In this year’s Epica Awards (which CR helped to judge last week in Paris) a Danish film advertising the Midttrafik bus service (still, shown above) picked up the coveted Epica d’Or in the Film category. Interestingly, the film wasn’t written by an ad agency, but cooked up by the bus company with production company M2Film…
Three other campaigns also picked up Epica d’Or awards, including this press ad, Large Coffee, for McDonald’s by DDB Helsinki:
GB agency DLKW Lowe picked up a grand prix in the Outdoor category for its Pennies for Life campaign for The Microloan Foundation, a charity that encourages African women to set up their own businesses. The campaign enabled passers by to use their mobile phones to interact with a giant screen and donate their ‘loose change’ to the cause, receiving a ‘thank you’ on the billboard in return as virtual pennies cascaded to form portraits of women that have benefitted from the charity.
And Leo Burnett Detroit picked up the fourth Epica d’Or for its reverse psychology Facebook campaign to save the Troy Public Library entitled Book Burning Party:
This year Epica tell us that 3,893 entries were received from 648 different companies across 62 countries. The full list of gold winners is available to check out on the Epica website here. Silver and Bronze awards will be announced via the Epica site tomorrow.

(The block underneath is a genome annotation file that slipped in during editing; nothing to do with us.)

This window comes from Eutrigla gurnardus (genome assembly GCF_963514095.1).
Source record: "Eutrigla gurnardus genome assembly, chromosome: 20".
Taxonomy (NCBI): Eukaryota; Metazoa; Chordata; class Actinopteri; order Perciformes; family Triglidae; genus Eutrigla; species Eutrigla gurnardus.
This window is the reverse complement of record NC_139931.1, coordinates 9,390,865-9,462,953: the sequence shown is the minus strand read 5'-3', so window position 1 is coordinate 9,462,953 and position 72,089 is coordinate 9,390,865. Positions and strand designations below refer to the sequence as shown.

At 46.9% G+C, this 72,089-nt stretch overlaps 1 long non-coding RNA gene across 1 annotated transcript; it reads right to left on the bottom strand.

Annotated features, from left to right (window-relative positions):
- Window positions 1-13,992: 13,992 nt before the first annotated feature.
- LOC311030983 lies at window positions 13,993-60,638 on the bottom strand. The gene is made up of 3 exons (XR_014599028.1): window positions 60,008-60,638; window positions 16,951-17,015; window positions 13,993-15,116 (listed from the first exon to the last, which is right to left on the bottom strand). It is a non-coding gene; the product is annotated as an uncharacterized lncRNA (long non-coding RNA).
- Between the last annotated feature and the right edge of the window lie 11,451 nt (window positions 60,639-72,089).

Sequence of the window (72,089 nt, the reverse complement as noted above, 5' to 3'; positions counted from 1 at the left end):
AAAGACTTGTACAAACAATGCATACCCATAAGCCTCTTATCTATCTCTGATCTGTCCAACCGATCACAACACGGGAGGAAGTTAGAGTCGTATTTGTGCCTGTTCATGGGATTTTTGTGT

CR In print
In our December issue we look at why carpets are the latest medium of choice for designers and illustrators. Plus, Does it matter if design projects are presented using fake images created using LiveSurface and the like? Mark Sinclair looks in to the issue of mocking-up. We have an extract from Craig Ward’s upcoming book Popular Lies About Graphic Design and ask why advertising has been so poor at preserving its past. Illustrators’ agents share their tips for getting seen and we interview maverick director Tony Kaye by means of his unique way with email. In Crit, Guardian economics leader writer Aditya Chakrabortty review’s Kalle Lasn’s Meme Wars and Gordon Comstock pities brands’ long-suffering social media managers. In a new column on art direction, Paul Belford deconstructs a Levi’s ad that was so wrong it was very right, plus, in his brand identity column, Michael Evamy looks at the work of Barcelona-based Mario Eskenazi. And Daniel Benneworth-Gray tackles every freelancer’s dilemma – getting work.
Our Monograph this month, for subscribers only, features the EnsaïmadART project in which Astrid Stavro and Pablo Martin invited designers from around the world to create stickers to go on the packaging of special edition packaging for Majorca’s distinctive pastry, the ensaïmada, with all profits going to a charity on the island (full story here)
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CR for the iPad
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